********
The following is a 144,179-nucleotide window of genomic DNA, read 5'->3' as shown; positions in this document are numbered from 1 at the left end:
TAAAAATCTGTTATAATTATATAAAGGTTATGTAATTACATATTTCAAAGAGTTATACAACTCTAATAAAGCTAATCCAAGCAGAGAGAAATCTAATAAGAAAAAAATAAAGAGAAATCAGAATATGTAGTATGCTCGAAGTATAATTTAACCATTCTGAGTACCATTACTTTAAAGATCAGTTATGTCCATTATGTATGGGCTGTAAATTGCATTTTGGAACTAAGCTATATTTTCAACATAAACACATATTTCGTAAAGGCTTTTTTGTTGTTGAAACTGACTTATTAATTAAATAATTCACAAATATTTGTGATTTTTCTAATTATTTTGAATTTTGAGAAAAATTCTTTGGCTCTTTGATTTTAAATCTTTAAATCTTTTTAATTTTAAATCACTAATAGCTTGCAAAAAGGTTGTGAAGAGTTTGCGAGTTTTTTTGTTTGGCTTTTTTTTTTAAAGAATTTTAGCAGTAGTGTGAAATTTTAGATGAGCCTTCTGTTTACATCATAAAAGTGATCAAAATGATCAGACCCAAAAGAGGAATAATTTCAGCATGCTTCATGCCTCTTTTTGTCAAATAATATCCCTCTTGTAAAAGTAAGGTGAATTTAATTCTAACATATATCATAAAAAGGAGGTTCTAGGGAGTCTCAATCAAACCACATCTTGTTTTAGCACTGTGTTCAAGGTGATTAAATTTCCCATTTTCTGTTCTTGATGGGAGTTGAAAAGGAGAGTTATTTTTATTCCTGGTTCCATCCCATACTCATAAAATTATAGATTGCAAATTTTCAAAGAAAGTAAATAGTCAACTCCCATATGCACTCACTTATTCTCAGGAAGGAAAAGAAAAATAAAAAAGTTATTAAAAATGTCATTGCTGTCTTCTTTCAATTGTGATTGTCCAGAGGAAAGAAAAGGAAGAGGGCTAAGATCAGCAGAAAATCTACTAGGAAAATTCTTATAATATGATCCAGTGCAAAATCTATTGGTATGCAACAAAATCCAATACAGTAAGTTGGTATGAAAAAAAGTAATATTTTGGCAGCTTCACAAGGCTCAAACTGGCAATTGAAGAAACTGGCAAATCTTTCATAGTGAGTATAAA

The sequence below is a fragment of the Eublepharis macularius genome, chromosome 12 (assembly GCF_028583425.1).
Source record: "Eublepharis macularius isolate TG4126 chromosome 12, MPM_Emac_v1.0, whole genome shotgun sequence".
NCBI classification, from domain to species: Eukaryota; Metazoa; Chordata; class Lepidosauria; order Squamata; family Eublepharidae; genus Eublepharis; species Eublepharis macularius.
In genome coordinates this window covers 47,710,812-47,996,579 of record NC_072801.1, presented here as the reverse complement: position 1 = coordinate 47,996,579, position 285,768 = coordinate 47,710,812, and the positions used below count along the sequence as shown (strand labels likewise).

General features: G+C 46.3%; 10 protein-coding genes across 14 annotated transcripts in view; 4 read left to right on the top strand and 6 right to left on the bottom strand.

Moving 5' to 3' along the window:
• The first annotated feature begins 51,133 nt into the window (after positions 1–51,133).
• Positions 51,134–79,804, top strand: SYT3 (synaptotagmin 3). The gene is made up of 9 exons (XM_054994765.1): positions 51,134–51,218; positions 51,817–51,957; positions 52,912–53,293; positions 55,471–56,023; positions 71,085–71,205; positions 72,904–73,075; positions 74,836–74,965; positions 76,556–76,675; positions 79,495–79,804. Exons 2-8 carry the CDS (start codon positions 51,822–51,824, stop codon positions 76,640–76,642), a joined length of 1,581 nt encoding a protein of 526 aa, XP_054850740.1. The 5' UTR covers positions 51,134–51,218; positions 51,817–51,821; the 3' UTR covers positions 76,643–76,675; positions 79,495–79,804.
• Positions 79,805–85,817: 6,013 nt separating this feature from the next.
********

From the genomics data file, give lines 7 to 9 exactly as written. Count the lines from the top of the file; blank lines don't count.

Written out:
General features: G+C 46.3%; 10 protein-coding genes across 14 annotated transcripts in view; 4 read left to right on the top strand and 6 right to left on the bottom strand.

Moving 5' to 3' along the window:
• The first annotated feature begins 51,133 nt into the window (after positions 1–51,133).